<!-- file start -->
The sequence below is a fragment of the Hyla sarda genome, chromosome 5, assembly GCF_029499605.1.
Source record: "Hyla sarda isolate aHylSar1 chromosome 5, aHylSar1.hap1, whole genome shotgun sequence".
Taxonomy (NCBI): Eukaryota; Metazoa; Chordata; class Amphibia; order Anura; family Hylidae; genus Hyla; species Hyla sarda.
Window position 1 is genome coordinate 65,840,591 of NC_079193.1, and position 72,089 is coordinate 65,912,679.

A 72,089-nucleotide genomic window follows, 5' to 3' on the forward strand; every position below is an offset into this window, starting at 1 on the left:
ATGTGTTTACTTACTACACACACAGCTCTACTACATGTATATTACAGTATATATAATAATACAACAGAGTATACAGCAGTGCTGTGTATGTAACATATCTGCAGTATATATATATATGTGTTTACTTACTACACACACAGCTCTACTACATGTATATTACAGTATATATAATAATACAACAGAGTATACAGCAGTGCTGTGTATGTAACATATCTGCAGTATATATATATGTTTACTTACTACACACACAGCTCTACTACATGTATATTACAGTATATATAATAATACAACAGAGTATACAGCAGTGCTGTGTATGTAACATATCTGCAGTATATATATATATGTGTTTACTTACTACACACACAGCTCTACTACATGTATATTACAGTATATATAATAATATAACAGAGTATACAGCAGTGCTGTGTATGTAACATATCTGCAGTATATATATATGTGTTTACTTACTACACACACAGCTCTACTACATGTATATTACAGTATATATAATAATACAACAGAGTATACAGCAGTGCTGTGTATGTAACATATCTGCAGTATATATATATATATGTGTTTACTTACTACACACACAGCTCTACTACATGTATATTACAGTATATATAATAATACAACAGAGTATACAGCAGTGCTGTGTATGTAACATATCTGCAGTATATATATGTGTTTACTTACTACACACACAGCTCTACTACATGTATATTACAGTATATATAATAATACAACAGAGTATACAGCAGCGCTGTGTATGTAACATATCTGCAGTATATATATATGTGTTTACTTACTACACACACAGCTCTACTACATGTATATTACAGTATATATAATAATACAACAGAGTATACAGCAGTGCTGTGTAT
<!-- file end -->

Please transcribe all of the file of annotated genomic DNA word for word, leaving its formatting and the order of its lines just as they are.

The sequence below is a fragment of the Hyla sarda genome, chromosome 5, assembly GCF_029499605.1.
Source record: "Hyla sarda isolate aHylSar1 chromosome 5, aHylSar1.hap1, whole genome shotgun sequence".
Taxonomy (NCBI): Eukaryota; Metazoa; Chordata; class Amphibia; order Anura; family Hylidae; genus Hyla; species Hyla sarda.
Window position 1 is genome coordinate 65,840,591 of NC_079193.1, and position 72,089 is coordinate 65,912,679.

A 72,089-nucleotide genomic window follows, 5' to 3' on the forward strand; every position below is an offset into this window, starting at 1 on the left:
ATGTGTTTACTTACTACACACACAGCTCTACTACATGTATATTACAGTATATATAATAATACAACAGAGTATACAGCAGTGCTGTGTATGTAACATATCTGCAGTATATATATATATGTGTTTACTTACTACACACACAGCTCTACTACATGTATATTACAGTATATATAATAATACAACAGAGTATACAGCAGTGCTGTGTATGTAACATATCTGCAGTATATATATATGTTTACTTACTACACACACAGCTCTACTACATGTATATTACAGTATATATAATAATACAACAGAGTATACAGCAGTGCTGTGTATGTAACATATCTGCAGTATATATATATATGTGTTTACTTACTACACACACAGCTCTACTACATGTATATTACAGTATATATAATAATATAACAGAGTATACAGCAGTGCTGTGTATGTAACATATCTGCAGTATATATATATGTGTTTACTTACTACACACACAGCTCTACTACATGTATATTACAGTATATATAATAATACAACAGAGTATACAGCAGTGCTGTGTATGTAACATATCTGCAGTATATATATATATATGTGTTTACTTACTACACACACAGCTCTACTACATGTATATTACAGTATATATAATAATACAACAGAGTATACAGCAGTGCTGTGTATGTAACATATCTGCAGTATATATATGTGTTTACTTACTACACACACAGCTCTACTACATGTATATTACAGTATATATAATAATACAACAGAGTATACAGCAGCGCTGTGTATGTAACATATCTGCAGTATATATATATGTGTTTACTTACTACACACACAGCTCTACTACATGTATATTACAGTATATATAATAATACAACAGAGTATACAGCAGTGCTGTGTAT